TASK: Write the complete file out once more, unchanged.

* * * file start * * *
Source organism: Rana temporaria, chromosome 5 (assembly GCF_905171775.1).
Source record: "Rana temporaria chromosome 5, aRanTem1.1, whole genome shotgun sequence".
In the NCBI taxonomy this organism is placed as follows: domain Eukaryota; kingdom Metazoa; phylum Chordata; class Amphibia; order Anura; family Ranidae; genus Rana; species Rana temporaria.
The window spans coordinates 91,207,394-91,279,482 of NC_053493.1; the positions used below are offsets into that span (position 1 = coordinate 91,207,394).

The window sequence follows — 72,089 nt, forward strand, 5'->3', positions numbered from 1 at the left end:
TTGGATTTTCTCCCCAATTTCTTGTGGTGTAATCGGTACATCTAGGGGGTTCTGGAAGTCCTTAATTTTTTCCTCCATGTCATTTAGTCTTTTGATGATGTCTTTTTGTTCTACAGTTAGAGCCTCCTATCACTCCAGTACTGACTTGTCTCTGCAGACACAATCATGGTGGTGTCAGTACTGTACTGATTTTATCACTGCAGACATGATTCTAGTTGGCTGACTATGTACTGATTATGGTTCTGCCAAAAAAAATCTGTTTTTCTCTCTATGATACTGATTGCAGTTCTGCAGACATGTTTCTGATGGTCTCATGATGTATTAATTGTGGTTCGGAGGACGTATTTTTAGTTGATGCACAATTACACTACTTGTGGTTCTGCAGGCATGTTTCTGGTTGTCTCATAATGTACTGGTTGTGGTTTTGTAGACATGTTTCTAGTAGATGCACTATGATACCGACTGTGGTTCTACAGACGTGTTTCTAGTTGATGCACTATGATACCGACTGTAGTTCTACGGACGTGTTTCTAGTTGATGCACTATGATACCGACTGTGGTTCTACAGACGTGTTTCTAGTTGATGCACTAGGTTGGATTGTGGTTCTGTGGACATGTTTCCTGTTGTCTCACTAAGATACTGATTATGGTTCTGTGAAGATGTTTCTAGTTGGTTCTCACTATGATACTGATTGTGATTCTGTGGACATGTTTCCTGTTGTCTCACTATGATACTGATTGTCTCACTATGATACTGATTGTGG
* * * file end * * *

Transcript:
Source organism: Rana temporaria, chromosome 5 (assembly GCF_905171775.1).
Source record: "Rana temporaria chromosome 5, aRanTem1.1, whole genome shotgun sequence".
In the NCBI taxonomy this organism is placed as follows: domain Eukaryota; kingdom Metazoa; phylum Chordata; class Amphibia; order Anura; family Ranidae; genus Rana; species Rana temporaria.
The window spans coordinates 91,207,394-91,279,482 of NC_053493.1; the positions used below are offsets into that span (position 1 = coordinate 91,207,394).

The window sequence follows — 72,089 nt, forward strand, 5'->3', positions numbered from 1 at the left end:
TTGGATTTTCTCCCCAATTTCTTGTGGTGTAATCGGTACATCTAGGGGGTTCTGGAAGTCCTTAATTTTTTCCTCCATGTCATTTAGTCTTTTGATGATGTCTTTTTGTTCTACAGTTAGAGCCTCCTATCACTCCAGTACTGACTTGTCTCTGCAGACACAATCATGGTGGTGTCAGTACTGTACTGATTTTATCACTGCAGACATGATTCTAGTTGGCTGACTATGTACTGATTATGGTTCTGCCAAAAAAAATCTGTTTTTCTCTCTATGATACTGATTGCAGTTCTGCAGACATGTTTCTGATGGTCTCATGATGTATTAATTGTGGTTCGGAGGACGTATTTTTAGTTGATGCACAATTACACTACTTGTGGTTCTGCAGGCATGTTTCTGGTTGTCTCATAATGTACTGGTTGTGGTTTTGTAGACATGTTTCTAGTAGATGCACTATGATACCGACTGTGGTTCTACAGACGTGTTTCTAGTTGATGCACTATGATACCGACTGTAGTTCTACGGACGTGTTTCTAGTTGATGCACTATGATACCGACTGTGGTTCTACAGACGTGTTTCTAGTTGATGCACTAGGTTGGATTGTGGTTCTGTGGACATGTTTCCTGTTGTCTCACTAAGATACTGATTATGGTTCTGTGAAGATGTTTCTAGTTGGTTCTCACTATGATACTGATTGTGATTCTGTGGACATGTTTCCTGTTGTCTCACTATGATACTGATTGTCTCACTATGATACTGATTGTGG